This is also a good site to check out the new planning laws - it is used by many local authorities to provide online guidelines to the public.

Don't Rush In

The legislation is new and hasn’t been in the hands of planners for long, so if you are unsure what any of the above points mean call your local council to confirm that you are both interpreting the rules in the same way. It may be a good idea to get that confirmation in writing, in case of future queries.

A reputable conservatory company will have already contacted the local planning office to ensure that it is giving its customers the correct advice.

If you are erecting a DIY conservatory - a little time checking with planners and what the original footprint of your house was could save a lot of time, money, effort and even having to take it down in the long run

Legislation Prior to October 2008

Do I need planning permission?

Do I need Building Regulation approval?

To help you understand these issues we detail below some of the "conditions" attached to planning permission and building regulations. (These apply to England/Wales only) Scottish, Northern Ireland, Eire and North American regulations are quite different - You should in all instances take local advice. For information on the rules for Scotland click here.


In England and Wales you will not usually require planning permission, provided you do not exceed the permitted development limit for your property (which is 50-70 cubic metres, depending on where you live). Notable exceptions to the above are listed buildings and conservation areas. Please note that if your property has been extended in the past - you will have used up some or perhaps all of your "permitted development" area and may need permission. Its also worth noting that occasionally "permitted development" rights may be withdrawn from a property and any extension however small needs planning. If in doubt check.


Generally speaking conservatories/sunrooms on residential property are exempted under Building Regulations. 

Below are some of the Exemption Criteria - under the Building Regulations 1991 (as amended). These criteria must be met for a conservatory extension to be classified as exempt:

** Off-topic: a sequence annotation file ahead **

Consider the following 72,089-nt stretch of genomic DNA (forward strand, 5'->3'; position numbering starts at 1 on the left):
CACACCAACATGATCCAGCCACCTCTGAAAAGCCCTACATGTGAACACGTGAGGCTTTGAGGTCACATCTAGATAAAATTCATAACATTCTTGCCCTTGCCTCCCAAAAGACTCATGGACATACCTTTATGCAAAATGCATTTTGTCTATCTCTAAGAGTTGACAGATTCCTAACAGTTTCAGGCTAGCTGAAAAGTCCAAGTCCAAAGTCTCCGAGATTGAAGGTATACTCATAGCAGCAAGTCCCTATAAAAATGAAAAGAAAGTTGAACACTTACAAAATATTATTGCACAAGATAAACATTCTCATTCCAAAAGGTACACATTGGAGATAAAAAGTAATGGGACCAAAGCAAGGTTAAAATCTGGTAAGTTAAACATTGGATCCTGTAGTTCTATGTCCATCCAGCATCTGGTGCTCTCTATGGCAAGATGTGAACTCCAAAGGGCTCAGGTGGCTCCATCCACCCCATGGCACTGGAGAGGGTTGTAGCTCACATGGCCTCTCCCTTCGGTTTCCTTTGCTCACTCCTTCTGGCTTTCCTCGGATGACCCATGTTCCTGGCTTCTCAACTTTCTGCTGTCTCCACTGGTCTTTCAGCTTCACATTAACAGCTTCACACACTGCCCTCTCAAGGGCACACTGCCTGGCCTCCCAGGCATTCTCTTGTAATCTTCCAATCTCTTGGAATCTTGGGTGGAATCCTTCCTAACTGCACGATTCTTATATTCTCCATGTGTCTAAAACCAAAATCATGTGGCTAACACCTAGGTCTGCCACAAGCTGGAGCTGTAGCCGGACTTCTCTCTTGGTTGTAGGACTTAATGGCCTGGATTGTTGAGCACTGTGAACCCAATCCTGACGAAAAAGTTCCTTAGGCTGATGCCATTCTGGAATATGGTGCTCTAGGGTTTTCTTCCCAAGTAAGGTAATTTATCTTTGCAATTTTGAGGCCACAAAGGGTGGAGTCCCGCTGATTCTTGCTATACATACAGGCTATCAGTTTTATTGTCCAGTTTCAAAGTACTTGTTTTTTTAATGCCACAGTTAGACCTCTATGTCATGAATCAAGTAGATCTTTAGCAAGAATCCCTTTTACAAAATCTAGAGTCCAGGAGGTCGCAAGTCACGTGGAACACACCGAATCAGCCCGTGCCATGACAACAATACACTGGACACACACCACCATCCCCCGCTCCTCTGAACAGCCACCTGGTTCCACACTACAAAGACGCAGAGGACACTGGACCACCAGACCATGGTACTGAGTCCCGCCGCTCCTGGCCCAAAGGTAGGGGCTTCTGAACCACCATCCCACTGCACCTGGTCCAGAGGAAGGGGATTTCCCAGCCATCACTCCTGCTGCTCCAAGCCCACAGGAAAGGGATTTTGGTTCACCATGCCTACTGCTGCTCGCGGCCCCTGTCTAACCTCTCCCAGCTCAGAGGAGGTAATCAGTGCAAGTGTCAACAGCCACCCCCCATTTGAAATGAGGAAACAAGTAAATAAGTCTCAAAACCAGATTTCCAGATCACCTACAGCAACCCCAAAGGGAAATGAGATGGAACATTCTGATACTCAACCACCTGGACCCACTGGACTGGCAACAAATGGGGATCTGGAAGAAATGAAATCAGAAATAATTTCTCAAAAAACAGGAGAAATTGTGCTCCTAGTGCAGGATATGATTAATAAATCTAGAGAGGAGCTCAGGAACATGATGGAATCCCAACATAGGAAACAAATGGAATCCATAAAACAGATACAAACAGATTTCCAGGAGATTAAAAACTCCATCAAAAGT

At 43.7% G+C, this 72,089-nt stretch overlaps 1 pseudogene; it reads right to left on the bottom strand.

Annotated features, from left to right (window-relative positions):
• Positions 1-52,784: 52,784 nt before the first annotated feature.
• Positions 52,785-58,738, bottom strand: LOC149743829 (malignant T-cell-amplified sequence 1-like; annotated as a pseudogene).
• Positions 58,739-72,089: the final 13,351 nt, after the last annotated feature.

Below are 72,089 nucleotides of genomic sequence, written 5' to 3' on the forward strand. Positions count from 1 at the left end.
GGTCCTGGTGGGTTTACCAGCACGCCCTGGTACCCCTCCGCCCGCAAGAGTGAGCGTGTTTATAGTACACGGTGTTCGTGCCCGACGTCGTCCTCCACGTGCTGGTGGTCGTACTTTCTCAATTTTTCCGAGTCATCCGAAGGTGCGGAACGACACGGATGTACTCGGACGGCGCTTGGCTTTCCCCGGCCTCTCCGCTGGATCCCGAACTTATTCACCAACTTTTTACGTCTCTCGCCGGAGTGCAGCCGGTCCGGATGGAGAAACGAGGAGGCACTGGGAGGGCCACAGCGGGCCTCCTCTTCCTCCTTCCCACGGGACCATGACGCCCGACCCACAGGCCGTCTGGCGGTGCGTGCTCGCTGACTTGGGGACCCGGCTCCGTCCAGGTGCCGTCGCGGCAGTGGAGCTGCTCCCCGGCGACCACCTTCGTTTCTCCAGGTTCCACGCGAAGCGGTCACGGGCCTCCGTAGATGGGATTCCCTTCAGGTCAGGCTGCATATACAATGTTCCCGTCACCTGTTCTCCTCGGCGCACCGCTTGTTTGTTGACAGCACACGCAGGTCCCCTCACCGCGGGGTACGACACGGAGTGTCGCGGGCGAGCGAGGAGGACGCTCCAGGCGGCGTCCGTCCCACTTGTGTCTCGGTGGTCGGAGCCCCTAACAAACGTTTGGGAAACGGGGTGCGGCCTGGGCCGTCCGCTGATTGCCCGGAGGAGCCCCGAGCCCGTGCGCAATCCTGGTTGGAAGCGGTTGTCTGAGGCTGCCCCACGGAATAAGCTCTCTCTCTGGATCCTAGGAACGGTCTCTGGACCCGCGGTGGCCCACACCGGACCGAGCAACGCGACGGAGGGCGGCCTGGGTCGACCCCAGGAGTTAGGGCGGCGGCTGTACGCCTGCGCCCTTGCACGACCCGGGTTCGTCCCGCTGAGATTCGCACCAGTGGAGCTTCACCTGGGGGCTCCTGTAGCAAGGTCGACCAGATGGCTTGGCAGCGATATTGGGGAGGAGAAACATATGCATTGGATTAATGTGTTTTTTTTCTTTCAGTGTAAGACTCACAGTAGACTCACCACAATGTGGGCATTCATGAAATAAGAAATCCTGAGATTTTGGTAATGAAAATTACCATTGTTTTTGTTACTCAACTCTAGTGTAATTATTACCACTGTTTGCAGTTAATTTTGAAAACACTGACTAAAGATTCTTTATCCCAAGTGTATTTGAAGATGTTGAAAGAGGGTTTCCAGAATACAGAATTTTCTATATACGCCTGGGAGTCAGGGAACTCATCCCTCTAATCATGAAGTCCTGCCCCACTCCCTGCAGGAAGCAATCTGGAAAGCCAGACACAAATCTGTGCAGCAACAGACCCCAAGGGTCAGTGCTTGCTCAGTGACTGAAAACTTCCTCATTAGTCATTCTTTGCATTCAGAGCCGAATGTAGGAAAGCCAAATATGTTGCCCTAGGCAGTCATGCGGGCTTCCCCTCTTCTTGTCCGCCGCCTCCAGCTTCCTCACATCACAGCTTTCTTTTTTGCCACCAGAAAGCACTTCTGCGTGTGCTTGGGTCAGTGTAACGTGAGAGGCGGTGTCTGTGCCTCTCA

a) The extension has a completely transparent or translucent roof.
b) The extension walls are substantially glazed. Must have at least half the area of the walls formed of windows. Must have at least three quarters of the area of the roof formed of glazing, polycarbonate sheets or similar translucent material.
c) The extension has a floor area not exceeding 30m squared. 
d) The extension is sited at ground level.
e) The extension is permanently separated from the remainder of the property by means of a door.
f) Any radiator within the conservatory is controllable. (If fixed heating installations are proposed, they should have their own separate temperature and on/off controls).
g) The glazing satisfies the requirements of part N, Schedule 1 (toughened/safety glass).
h) The extension does not contain any drainage facilities. (i.e. sink, WC, or washing machine)

An example of where building regulation approval may be required is a Kitchen / Conservatory Extension. We suggest you contact your local council - explain your intentions - they will be able to give you more specific advice.

As a further guide conservatories that require building regulation approval will need glazing of the highest insulation quality i.e. - Pilkington K Glass (low E) with argon filled units.

Looking for a Conservatory Architect / Surveyor? - Check out the webs leading resource for conservatory surveyors: Website includes a directory of surveyors, architects and conservatory designers in the UK.

ATTENTION - Surveyors/Architects - You are invited to submit your details at

Our grateful thanks to Extensions in Glass and British Conservatories for providing the gallery images on this page.